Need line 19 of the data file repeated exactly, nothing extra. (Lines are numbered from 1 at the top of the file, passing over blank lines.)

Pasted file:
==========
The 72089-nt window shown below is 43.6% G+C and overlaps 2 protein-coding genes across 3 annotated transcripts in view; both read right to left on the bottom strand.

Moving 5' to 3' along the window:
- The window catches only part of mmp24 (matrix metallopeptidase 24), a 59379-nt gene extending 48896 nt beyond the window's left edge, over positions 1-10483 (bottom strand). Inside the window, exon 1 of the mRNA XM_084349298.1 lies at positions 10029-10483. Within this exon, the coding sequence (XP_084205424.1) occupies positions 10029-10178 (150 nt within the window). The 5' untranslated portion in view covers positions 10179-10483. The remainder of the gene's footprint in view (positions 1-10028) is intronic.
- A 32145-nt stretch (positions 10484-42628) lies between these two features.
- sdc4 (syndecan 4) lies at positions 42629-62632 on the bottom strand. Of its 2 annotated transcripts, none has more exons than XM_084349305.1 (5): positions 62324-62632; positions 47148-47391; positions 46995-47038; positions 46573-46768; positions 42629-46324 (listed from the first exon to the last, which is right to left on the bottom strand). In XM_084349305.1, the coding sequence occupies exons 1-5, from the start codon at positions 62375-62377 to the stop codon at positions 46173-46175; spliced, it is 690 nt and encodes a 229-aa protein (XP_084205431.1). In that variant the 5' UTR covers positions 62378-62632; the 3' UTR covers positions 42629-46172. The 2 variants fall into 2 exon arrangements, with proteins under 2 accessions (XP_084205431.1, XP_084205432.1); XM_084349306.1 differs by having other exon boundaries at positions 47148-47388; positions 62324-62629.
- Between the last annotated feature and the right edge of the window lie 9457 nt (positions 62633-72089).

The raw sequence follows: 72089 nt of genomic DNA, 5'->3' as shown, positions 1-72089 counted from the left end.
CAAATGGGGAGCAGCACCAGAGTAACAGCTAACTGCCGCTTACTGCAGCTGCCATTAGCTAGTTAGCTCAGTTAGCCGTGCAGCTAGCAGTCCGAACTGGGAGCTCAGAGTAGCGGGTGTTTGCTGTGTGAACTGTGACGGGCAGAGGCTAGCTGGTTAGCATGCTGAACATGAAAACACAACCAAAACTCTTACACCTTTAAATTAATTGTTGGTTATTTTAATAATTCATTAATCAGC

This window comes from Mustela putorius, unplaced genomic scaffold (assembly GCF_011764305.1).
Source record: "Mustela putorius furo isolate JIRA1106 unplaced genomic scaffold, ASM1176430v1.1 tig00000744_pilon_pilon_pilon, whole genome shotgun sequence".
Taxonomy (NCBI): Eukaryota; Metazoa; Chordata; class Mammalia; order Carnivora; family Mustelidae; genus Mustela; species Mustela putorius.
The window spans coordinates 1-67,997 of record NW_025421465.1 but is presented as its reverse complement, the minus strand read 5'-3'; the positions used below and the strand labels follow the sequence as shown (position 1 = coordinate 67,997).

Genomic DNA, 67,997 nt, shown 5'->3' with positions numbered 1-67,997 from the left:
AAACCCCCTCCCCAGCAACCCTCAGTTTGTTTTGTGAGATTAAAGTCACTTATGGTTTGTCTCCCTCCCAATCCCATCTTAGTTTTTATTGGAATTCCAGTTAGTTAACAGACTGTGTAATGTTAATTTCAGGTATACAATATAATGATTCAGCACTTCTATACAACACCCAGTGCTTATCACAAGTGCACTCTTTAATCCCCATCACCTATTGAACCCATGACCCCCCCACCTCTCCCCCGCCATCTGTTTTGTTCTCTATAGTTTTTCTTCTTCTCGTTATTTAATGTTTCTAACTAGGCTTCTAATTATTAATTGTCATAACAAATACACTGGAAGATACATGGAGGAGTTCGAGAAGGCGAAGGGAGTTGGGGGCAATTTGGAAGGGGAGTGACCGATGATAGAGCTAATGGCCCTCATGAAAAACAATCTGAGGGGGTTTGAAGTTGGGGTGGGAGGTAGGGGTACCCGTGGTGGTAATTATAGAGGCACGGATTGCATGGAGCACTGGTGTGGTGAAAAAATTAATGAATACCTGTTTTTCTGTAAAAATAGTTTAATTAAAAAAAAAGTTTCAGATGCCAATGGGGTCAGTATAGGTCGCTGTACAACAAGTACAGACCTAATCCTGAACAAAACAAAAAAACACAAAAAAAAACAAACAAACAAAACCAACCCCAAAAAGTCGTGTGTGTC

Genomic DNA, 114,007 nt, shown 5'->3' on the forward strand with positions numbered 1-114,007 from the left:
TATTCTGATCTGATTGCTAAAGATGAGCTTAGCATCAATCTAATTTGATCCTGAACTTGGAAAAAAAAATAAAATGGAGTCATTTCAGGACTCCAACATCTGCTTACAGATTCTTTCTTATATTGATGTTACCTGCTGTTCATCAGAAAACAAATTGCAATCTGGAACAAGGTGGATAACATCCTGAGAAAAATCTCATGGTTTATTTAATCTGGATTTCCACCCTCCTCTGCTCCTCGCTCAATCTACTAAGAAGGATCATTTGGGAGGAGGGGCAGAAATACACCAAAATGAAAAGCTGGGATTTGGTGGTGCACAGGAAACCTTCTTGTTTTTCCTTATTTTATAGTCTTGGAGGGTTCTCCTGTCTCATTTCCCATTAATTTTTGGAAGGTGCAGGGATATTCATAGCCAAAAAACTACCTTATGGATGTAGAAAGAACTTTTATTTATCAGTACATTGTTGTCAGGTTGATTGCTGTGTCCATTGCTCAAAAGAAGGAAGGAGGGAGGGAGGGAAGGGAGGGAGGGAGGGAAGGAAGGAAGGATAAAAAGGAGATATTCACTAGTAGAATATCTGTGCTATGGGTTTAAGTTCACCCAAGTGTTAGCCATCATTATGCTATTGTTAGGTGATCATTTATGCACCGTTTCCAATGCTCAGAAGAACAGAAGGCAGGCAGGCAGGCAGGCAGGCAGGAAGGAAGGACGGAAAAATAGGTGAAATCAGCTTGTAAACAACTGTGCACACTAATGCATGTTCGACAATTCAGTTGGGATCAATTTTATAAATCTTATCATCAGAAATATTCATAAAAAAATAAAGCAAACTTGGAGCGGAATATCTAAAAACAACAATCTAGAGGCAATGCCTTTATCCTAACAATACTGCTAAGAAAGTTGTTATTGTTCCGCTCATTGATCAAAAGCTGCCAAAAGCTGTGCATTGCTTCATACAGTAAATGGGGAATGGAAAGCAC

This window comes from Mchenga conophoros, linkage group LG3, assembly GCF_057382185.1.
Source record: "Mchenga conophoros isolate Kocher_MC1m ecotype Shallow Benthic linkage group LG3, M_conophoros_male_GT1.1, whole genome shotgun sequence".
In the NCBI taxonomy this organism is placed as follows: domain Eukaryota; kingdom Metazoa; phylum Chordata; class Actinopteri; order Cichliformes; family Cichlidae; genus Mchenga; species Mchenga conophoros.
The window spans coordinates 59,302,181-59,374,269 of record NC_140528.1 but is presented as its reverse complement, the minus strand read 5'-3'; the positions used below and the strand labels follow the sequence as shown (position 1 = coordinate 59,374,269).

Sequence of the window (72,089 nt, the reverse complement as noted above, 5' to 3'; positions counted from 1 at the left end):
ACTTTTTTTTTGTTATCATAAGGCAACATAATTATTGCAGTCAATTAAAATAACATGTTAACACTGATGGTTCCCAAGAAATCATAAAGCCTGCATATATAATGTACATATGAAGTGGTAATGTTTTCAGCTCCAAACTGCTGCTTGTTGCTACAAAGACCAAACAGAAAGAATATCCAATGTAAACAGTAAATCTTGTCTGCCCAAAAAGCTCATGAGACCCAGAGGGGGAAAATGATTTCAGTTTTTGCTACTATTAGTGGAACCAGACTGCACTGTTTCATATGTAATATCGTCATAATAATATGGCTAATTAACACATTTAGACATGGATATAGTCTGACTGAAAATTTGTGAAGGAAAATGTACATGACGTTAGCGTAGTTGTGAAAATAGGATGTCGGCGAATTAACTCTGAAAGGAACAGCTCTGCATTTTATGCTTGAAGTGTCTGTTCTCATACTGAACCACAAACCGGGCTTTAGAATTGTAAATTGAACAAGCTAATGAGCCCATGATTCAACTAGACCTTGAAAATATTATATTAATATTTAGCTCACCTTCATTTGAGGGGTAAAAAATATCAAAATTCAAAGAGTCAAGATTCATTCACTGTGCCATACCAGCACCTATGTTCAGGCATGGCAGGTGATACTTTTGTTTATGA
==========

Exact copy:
In the NCBI taxonomy this organism is placed as follows: domain Eukaryota; kingdom Metazoa; phylum Chordata; class Actinopteri; order Cichliformes; family Cichlidae; genus Mchenga; species Mchenga conophoros.